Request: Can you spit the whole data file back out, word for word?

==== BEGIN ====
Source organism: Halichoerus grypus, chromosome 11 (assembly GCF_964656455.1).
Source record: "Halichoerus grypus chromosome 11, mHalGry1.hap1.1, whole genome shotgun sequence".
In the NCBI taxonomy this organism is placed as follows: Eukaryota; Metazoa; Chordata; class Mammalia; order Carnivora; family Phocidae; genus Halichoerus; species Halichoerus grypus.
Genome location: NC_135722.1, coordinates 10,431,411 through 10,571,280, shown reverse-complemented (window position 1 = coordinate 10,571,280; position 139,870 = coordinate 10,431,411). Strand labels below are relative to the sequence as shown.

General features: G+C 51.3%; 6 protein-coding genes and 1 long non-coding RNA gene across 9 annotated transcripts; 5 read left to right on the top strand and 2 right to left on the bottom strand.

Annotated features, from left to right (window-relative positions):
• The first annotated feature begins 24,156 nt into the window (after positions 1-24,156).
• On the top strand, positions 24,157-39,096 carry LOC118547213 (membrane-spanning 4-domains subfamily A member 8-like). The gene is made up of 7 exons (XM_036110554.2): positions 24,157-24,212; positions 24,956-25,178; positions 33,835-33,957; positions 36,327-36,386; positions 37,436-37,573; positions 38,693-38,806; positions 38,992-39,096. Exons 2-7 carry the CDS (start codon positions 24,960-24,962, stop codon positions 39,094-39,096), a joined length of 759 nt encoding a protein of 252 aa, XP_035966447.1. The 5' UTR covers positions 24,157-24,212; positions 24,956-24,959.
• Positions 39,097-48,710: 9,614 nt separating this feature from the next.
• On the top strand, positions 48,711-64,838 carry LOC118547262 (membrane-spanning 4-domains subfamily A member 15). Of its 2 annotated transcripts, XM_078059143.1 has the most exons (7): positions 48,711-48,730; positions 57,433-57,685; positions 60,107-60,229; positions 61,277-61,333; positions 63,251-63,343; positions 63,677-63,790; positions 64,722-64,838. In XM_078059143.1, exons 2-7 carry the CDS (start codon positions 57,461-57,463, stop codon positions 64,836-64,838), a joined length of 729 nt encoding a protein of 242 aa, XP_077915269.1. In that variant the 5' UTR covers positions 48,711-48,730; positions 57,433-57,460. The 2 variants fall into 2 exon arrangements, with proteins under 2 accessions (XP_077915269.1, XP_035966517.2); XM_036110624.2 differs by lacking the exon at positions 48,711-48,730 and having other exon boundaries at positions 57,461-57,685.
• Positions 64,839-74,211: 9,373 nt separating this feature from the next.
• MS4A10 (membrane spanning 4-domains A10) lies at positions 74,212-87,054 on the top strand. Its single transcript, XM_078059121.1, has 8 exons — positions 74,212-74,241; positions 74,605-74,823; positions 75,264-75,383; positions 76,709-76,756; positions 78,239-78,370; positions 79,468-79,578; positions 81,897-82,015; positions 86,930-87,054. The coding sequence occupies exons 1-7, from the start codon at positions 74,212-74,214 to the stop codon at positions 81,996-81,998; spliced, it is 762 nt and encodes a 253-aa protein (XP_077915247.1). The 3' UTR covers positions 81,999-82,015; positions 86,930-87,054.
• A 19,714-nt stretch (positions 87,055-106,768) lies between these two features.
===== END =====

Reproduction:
Source organism: Halichoerus grypus, chromosome 11 (assembly GCF_964656455.1).
Source record: "Halichoerus grypus chromosome 11, mHalGry1.hap1.1, whole genome shotgun sequence".
In the NCBI taxonomy this organism is placed as follows: Eukaryota; Metazoa; Chordata; class Mammalia; order Carnivora; family Phocidae; genus Halichoerus; species Halichoerus grypus.
Genome location: NC_135722.1, coordinates 10,431,411 through 10,571,280, shown reverse-complemented (window position 1 = coordinate 10,571,280; position 139,870 = coordinate 10,431,411). Strand labels below are relative to the sequence as shown.

General features: G+C 51.3%; 6 protein-coding genes and 1 long non-coding RNA gene across 9 annotated transcripts; 5 read left to right on the top strand and 2 right to left on the bottom strand.

Annotated features, from left to right (window-relative positions):
• The first annotated feature begins 24,156 nt into the window (after positions 1-24,156).
• On the top strand, positions 24,157-39,096 carry LOC118547213 (membrane-spanning 4-domains subfamily A member 8-like). The gene is made up of 7 exons (XM_036110554.2): positions 24,157-24,212; positions 24,956-25,178; positions 33,835-33,957; positions 36,327-36,386; positions 37,436-37,573; positions 38,693-38,806; positions 38,992-39,096. Exons 2-7 carry the CDS (start codon positions 24,960-24,962, stop codon positions 39,094-39,096), a joined length of 759 nt encoding a protein of 252 aa, XP_035966447.1. The 5' UTR covers positions 24,157-24,212; positions 24,956-24,959.
• Positions 39,097-48,710: 9,614 nt separating this feature from the next.
• On the top strand, positions 48,711-64,838 carry LOC118547262 (membrane-spanning 4-domains subfamily A member 15). Of its 2 annotated transcripts, XM_078059143.1 has the most exons (7): positions 48,711-48,730; positions 57,433-57,685; positions 60,107-60,229; positions 61,277-61,333; positions 63,251-63,343; positions 63,677-63,790; positions 64,722-64,838. In XM_078059143.1, exons 2-7 carry the CDS (start codon positions 57,461-57,463, stop codon positions 64,836-64,838), a joined length of 729 nt encoding a protein of 242 aa, XP_077915269.1. In that variant the 5' UTR covers positions 48,711-48,730; positions 57,433-57,460. The 2 variants fall into 2 exon arrangements, with proteins under 2 accessions (XP_077915269.1, XP_035966517.2); XM_036110624.2 differs by lacking the exon at positions 48,711-48,730 and having other exon boundaries at positions 57,461-57,685.
• Positions 64,839-74,211: 9,373 nt separating this feature from the next.
• MS4A10 (membrane spanning 4-domains A10) lies at positions 74,212-87,054 on the top strand. Its single transcript, XM_078059121.1, has 8 exons — positions 74,212-74,241; positions 74,605-74,823; positions 75,264-75,383; positions 76,709-76,756; positions 78,239-78,370; positions 79,468-79,578; positions 81,897-82,015; positions 86,930-87,054. The coding sequence occupies exons 1-7, from the start codon at positions 74,212-74,214 to the stop codon at positions 81,996-81,998; spliced, it is 762 nt and encodes a 253-aa protein (XP_077915247.1). The 3' UTR covers positions 81,999-82,015; positions 86,930-87,054.
• A 19,714-nt stretch (positions 87,055-106,768) lies between these two features.